Recapture joy in your ministry by focusing on these 3 things

March 10, 2021

As a young pastor, I was encouraged to never make any major decisions on a Monday. The reason was simple — often pastors are not experiencing a lot of joy on Mondays.

However, when do you make decisions when all the other days feel like Mondays?

In my experience, this loss of joy was a slow drift. The joy didn’t leave all at once, the gaps just widened between the moments of joy. Finally, I found myself thinking about walking away from a calling in which I had invested many years, a lot of effort and most importantly, a commitment to God. I can only imagine how this feeling may be amplified by pastoring in the midst of a pandemic.

The good news is that Christ revealed to me the path back to a ministry filled with joy. My joy was not taken from me or stolen as we often say. The truth be known, I simply gave it away little by little as I allowed the busyness and seemingly urgent ministry to draw my attention and affection away.

I feel my journey is a common path walked by many pastors. My calling is to help pastors fulfill the call on their lives with joy and effectiveness. We can recapture joy by being spiritually and emotionally healthy disciples, who have a proper view of God, themselves and family.

Following are ways we can acknowledge and grow in these three areas.

Proper view of God
The first area we must protect in order to joyfully fulfill our calling to pastoral ministry is our personal worship and devotion. I am reminded of how Isaiah saw the Lord in Isaiah 6 and how it radically changed him as he saw how desperate he was for Him. I had lost sight of Mary sitting at the feet of Jesus in Luke 10. I had let the cry of many good things draw me away from what my soul needed most — Jesus.

As you live out the calling God has extended to you, be diligent at carving out time for your personal relationship with Jesus. In order to be effective in your ministry, you must be effective in the spiritual disciplines of Bible study, prayer and listening to God.

In the busyness of ministry — especially amid a pandemic — have we allowed ourselves to falter in our spiritual disciplines? What changes do you need to make in your schedule this week to make these things a priority?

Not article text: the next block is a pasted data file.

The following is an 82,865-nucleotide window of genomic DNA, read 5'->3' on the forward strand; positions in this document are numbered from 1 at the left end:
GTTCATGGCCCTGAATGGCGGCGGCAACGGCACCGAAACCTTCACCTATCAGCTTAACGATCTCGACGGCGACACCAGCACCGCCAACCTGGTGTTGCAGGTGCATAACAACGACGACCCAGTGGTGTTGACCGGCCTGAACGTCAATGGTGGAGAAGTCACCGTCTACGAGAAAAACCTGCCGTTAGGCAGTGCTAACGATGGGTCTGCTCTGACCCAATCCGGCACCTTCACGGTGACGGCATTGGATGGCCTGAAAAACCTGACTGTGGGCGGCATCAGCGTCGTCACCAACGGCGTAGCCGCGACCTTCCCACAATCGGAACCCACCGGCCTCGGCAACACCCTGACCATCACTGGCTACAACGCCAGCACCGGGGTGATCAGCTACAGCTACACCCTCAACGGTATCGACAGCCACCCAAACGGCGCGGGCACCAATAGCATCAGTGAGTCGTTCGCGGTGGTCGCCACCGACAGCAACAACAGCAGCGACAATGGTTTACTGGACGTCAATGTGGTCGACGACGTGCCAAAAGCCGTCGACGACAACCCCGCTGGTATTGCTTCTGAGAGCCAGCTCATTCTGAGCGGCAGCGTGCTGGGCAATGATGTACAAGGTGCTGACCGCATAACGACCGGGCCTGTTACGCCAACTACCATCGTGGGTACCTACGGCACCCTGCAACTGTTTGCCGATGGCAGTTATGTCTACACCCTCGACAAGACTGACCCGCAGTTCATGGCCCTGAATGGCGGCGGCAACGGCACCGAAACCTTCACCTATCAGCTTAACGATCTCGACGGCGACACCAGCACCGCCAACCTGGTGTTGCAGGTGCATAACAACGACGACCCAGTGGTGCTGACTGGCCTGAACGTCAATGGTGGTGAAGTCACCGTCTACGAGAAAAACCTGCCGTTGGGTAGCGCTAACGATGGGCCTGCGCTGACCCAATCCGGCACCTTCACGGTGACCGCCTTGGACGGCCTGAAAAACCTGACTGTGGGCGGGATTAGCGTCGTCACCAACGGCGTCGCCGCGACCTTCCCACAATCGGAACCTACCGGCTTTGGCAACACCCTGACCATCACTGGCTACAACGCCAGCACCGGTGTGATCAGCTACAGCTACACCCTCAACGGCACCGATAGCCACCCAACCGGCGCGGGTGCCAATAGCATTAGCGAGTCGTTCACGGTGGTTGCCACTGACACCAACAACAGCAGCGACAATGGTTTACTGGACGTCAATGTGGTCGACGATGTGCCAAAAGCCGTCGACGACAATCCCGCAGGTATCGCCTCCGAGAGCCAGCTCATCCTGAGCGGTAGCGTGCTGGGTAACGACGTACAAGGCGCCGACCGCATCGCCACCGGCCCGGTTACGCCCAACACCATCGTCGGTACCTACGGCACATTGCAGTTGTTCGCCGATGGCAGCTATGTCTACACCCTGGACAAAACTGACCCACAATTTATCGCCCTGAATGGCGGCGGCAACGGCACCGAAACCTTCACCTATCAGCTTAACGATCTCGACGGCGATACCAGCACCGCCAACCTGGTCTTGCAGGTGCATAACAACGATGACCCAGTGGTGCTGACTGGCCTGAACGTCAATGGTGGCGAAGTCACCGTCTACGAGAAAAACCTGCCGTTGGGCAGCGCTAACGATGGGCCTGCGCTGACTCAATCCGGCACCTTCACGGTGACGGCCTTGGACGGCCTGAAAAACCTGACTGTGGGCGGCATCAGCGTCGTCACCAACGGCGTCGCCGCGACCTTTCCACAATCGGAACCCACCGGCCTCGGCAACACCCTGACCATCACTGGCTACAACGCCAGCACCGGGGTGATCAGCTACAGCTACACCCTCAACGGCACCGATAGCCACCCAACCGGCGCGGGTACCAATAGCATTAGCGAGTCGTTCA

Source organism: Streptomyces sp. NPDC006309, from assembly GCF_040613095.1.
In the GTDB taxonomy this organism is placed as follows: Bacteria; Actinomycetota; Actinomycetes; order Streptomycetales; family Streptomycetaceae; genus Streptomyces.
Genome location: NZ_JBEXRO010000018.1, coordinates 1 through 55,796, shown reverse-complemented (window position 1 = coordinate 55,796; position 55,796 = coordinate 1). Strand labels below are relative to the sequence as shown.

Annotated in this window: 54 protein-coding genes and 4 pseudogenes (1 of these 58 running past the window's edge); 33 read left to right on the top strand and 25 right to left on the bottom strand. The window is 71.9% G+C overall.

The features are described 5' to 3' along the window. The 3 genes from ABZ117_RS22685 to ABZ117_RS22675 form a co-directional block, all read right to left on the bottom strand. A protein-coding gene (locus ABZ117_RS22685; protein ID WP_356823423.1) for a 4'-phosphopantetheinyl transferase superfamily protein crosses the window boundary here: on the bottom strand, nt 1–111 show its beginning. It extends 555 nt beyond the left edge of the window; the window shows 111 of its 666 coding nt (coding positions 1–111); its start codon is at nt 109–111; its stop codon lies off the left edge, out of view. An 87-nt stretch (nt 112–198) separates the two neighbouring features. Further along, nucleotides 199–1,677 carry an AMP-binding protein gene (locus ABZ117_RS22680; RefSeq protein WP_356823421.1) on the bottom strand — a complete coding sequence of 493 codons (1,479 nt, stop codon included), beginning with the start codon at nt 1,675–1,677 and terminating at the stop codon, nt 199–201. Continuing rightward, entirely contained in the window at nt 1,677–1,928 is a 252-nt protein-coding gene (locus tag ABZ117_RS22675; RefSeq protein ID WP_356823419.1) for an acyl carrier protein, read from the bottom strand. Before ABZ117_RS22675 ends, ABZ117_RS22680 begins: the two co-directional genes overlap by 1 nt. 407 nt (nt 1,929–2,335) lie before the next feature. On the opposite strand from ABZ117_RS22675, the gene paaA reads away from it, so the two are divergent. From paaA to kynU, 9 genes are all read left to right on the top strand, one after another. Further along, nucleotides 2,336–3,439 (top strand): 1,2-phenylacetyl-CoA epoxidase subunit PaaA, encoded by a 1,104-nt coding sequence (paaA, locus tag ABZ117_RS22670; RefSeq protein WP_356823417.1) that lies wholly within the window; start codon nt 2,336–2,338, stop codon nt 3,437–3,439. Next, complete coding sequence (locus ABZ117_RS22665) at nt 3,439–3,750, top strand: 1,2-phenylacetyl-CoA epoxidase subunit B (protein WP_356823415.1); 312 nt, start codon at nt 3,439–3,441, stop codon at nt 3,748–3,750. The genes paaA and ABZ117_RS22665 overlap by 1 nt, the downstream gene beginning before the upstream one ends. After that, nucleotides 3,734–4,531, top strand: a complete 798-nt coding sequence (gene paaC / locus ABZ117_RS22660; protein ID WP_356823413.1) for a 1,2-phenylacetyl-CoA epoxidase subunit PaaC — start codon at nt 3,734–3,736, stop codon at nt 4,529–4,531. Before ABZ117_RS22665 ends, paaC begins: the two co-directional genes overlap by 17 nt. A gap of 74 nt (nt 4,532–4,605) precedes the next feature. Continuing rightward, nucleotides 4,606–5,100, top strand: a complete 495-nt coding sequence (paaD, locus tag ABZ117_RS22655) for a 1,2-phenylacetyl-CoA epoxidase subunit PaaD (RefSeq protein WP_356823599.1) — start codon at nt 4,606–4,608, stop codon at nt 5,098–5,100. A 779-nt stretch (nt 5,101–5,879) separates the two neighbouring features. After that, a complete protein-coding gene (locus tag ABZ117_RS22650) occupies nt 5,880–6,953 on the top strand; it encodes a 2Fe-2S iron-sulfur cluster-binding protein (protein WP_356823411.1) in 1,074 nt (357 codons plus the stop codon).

In my experience, this loss of joy was a slow drift. The joy didn’t leave all at once, the gaps just widened between the moments of joy.

Proper view of ourselves
In addition to a proper view of God, we must have a proper view of ourselves. Technology is a great tool for the proclamation of the gospel. The internet allows people the opportunity to listen to the best proclaimers in the world. And that is a great thing. The downside is that pastors can begin to compare ourselves to others and begin to feel inferior. We easily forget that God has created us uniquely and specifically to accomplish the good work He has for us.

Understanding how God has gifted us allows us to be more effective at the work He has for us. When we understand the areas that are not our strengths, we can surround ourselves with volunteers or staff who can help us in that particular area. This self-awareness also provides a lens to look through when making decisions about investing our time and efforts. When we are sure of who we are and what Christ has called us to do, we can experience great freedom and confidence in ministry.

Do you really know who God has created you to be in Him? Can you verbalize the purpose He has for you? Do you have the personal clarity to intentionally lean into His purpose for your life and ministry?

Proper view of family
Finally, it’s vitally important to have a proper view of your family. Pastor, your first task in shepherding is to shepherd and care for your wife and family. I was so fortunate to have several pastors encourage me early on to make my family a priority. It’s heartbreaking to see a pastor struggle with marriage issues or children who resent the church because it took their father away from the family so often.